2

This behavior is from vim-surround. From its source code, pressing either l or \ will result in \begin. To change the default behavior, refer to :h surround-customizing. First, find the number corresponding to \. In this case, we would find it with :echo char2nr("\\"), which gives 92. Then, declare the variable corresponding to this number. In this case, ...

2

vitVS<article> seems to do what you want. v to start select mode it to select "inner tag" V to start line-wise visual mode S<article> to surround It would be better to start with line-wise visual mode, and go from there, but it changes it back to 'normal' (non-line wise) visual mode.

2

Your question is pretty hard to answer in a meaningful way because it is a very specific use case. If you can be sure that the different columns are separated by more than one white space (like in your example) you could use the following substitution commands: First use :%s/\s\{2,}/'&'/g to surround every string of two or more white spaces with quotes:...

2

This answer is based on the vis plugin. That plugin provides the ability to run ex commands on just the visually-selected text. In this case, it can be used to execute a substitute command on just the selected column of text. First visually select the column to be quoted. That is, move the cursor to the upper-left corner of the column, type Ctrl-V, then ...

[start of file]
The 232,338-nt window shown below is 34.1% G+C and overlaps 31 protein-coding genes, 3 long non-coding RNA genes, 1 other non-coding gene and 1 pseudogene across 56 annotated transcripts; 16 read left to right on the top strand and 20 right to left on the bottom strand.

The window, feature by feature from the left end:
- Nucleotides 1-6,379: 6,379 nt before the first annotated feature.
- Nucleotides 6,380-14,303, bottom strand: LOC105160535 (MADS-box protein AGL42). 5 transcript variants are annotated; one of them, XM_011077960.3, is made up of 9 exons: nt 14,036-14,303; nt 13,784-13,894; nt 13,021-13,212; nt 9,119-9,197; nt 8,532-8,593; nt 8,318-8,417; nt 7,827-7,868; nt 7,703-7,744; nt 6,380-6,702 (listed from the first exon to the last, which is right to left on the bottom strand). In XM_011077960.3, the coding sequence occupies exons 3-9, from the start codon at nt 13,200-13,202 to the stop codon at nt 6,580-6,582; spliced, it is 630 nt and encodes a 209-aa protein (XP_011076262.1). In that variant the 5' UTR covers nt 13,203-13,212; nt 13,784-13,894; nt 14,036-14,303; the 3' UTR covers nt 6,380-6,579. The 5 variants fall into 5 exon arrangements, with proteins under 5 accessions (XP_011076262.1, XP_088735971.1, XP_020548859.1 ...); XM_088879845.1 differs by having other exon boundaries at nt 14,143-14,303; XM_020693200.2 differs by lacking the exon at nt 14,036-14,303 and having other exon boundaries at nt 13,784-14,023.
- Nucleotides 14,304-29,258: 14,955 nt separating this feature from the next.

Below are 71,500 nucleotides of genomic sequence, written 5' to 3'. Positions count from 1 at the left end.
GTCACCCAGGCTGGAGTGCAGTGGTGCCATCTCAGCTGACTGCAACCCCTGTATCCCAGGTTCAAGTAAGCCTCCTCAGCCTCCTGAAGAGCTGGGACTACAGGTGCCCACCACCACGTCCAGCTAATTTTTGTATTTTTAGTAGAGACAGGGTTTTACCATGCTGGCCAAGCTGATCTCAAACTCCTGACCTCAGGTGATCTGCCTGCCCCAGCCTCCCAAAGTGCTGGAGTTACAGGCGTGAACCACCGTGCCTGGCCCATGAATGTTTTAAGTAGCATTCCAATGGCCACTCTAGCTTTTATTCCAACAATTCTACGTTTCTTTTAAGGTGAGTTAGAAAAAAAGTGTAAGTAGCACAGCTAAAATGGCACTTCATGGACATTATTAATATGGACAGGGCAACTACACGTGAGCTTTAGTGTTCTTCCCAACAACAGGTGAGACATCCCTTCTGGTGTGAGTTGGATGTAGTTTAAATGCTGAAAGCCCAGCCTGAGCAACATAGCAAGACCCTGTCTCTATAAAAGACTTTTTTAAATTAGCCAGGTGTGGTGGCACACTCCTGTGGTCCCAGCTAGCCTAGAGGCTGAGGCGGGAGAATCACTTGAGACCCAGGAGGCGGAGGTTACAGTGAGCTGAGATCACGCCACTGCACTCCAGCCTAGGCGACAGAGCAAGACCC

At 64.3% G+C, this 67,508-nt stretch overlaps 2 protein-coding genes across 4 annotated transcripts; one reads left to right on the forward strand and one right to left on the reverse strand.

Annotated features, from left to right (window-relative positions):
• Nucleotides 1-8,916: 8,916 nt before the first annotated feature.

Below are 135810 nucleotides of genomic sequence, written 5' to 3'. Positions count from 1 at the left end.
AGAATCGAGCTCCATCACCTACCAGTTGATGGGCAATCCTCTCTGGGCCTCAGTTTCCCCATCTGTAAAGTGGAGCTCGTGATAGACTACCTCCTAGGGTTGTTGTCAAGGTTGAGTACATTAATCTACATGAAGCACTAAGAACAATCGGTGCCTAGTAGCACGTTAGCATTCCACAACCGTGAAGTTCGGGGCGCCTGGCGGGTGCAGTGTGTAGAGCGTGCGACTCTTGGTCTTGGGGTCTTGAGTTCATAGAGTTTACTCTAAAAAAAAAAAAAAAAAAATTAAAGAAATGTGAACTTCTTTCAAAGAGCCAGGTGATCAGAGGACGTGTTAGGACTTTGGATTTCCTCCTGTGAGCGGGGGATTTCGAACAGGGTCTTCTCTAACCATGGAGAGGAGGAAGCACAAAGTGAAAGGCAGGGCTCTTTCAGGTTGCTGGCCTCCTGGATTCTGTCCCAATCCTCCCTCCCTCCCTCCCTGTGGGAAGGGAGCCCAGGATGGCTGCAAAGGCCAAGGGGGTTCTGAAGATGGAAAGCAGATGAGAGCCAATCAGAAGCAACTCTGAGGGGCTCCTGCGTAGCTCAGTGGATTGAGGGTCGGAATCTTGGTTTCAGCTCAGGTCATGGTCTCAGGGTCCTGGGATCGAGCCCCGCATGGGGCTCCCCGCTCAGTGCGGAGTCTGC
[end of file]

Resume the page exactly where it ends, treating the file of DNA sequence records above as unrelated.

2

vim-surround by tpope on github I have tried following undocumented feature of vim-surround ds<space><space> and it worked for me. This has been added in commit Support ds<space><space> (7 Aug 2015 ). This commit was added after the release of version 2.1 (2015-02-08) which is currently the newest version on vim.org. Therefore, ...

2

vi(<Esc>ds(gvhoh Breakdown: vi( selects visual region within the brackets using the surround plugin. <Esc> stops the visual selection mode. ds( deletes the surrounding brackets using the surround plugin. gv restarts visual selection mode with the most recent visual selection, however it's tripped by the now missing brackets and the selection is ...

2

I use yss more often than VS; however, even without onemore set, I get this behavior. From :help surround: In visual mode, a simple "S" with an argument wraps the selection. This is referred to as the *vS* mapping, although ordinarily there will be additional keystrokes between the v and S. In linewise visual mode, the surroundings are placed on separate ...

2

Surprisingly, this doesn't appear to have been answered before given how easy of an answer it is... The author of vim-surround, Tim Pope, wrote another plugin specifically to address the issue of . (dot-repeat) not working cleanly with operations in a couple of his plugins including vim-surround. It is vim-repeat (FYI, the other supported plugins are ...

1

I'd go for a substitution: :%s/ \+-- \+/--/gc With g flag to be executed globally on the lines (not only first occurrence per line) and c to confirm (to make sure it does not change things you did not want)

Only top voted, non community-wiki answers of a minimum length are eligible